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Achilles Tenosynovitis


Chronic Achilles tendinitis can lead to Achilles tenosynovitis if left untreated.

Each tendon in your body has a protective sheath that helps the tendon stay lubricated (with synovial fluid) and glide smoothly between other soft tissue in the area. Injury to this 'sheath' means production of this synovial fluid is compromised or the fluid leaks outside the sheath. Either way, sheath damage often results in inadequate tendon lubrication. If you are suffering from an injury of this type to the Achilles tendon, the term is known as Tenosynovitis (or paratenonitis / peritendinitis). This basically means inflammation and degeneration of the tendon's outer layer or sheath.

It is possible to suffer from Achilles tenosynovitis alone but usually it occurs alongside achilles tendinosis - a chronic degeneration of the achilles tendon. In cases of tendonosis, the tendon swells up so much that it often tears the sheath. As your body tries to heal the tendon sheath, scar tissue forms inside the sheath - creating attachments from the tendon to the paratenon (paratenon=sheath). This scar tissue limits the gliding movement of the tendon in the sheath, reducing range of motion and causing sharp pains, tenderness, redness and swelling.


Symptoms of Achilles Tenosynovitis

Achilles Tenosynovitis

The pain you feel when you are suffering from Achilles paratenonitis (tenosynovitis) is usually a result of the inflammation in the tendon as well as the scar tissue that has built up between the tendon and the paratenon. When you move your Achilles tendon the scar tissue stops the tendon from gliding smoothly through the shealth. As the tendon moves, more tearing of the tissue occurs and more scar tissue begins to form as these tears heal. It's a cycle that needs to be broken by getting rid of the scar tissue. With Achilles tenosynovitis you may also experience:

  • Difficulty moving and flexing your ankle.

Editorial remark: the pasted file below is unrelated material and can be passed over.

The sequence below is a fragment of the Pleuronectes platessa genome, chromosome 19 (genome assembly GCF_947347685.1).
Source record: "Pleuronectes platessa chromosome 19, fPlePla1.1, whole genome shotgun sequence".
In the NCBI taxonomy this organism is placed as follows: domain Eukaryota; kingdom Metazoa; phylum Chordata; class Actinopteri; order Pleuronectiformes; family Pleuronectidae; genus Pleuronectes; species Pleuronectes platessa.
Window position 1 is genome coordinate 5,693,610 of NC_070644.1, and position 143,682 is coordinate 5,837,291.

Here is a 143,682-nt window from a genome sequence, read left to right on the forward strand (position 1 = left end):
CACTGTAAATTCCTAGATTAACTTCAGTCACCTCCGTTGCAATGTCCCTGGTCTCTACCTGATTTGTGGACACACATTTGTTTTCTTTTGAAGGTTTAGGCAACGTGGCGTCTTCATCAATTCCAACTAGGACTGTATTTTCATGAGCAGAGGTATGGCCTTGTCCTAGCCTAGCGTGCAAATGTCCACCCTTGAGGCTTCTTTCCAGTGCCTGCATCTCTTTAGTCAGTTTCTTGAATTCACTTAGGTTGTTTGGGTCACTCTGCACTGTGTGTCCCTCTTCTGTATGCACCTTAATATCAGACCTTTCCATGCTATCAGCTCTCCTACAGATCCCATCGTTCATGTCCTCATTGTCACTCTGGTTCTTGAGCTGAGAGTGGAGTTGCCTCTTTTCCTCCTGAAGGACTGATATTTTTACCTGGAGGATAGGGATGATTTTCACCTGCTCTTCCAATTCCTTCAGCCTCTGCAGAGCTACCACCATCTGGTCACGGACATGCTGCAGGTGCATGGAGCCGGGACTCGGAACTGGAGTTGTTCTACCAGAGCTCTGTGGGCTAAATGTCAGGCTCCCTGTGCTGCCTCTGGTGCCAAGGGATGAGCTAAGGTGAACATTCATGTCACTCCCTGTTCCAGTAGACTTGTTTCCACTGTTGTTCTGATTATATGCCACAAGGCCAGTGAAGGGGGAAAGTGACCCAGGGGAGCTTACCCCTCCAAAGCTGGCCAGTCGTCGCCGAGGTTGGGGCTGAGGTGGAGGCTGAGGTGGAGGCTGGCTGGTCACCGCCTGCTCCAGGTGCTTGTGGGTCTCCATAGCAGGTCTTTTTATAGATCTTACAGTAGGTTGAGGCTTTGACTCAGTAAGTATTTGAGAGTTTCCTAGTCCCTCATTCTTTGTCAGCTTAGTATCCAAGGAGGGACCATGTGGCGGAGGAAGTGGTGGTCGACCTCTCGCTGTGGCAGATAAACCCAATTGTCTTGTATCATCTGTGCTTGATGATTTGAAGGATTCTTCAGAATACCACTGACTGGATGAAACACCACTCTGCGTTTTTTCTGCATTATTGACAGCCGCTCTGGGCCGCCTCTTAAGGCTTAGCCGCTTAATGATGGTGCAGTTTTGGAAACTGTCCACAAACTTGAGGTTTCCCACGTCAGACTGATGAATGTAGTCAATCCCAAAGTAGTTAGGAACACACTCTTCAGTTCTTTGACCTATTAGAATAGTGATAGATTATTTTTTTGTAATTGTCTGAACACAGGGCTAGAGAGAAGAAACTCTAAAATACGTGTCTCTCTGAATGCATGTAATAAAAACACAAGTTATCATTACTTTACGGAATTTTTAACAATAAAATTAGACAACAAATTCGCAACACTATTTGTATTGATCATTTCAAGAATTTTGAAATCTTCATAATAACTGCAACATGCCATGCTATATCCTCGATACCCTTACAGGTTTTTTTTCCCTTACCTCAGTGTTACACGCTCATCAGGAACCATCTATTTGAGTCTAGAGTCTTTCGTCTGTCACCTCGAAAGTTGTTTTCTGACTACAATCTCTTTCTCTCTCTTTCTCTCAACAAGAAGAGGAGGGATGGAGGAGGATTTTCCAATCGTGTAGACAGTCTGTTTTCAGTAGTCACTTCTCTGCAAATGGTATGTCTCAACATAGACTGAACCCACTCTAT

• Swelling at the back of the ankle, around the Achilles tendon.
  • Pain may subside when the Achilles tendon is allowed to rest.
  • The Achilles tendon is tender and warm to the touch.
  • If you have been suffering from tenosynovitis for awhile, you may have a lump formation due to scar tissue building up on the tendon.
  • A fever may indicate that the tendon and/or sheath is infected. You should see a doctor immediately if you are experiencing a fever to treat the infection appropriately.

Causes of Achilles Tenosynovitis

In most instances, Achilles paratenonitis it is a result of repetitive strain or over-use that occurs over a period of time. It is common among runners and triathletes and is usually caused by improper training or weak tissue, such as:

  • Improper stretching before and after running and jumping exercises.
  • Poor or misfitted foot wear.
  • An inflexible Achilles tendon (i.e. tendon with scar tissue from previous injury or wear and tear).
  • An increase in training, training on uneven terrain or a change in terrain (i.e. hills).
  • Weak or inflexible calf muscles (gastrocnemius or soleus).


Learn More About Achilles Injuries & Treatments

I want to learn more about Achilles Surgery & Post-Surgery Recovery

I want to learn more about Deep Tissue Regeneration Therapy

I want to learn more about Ice & Heat: Which Is Better For The Achilles?

I want to learn more about Stretching for the Achilles

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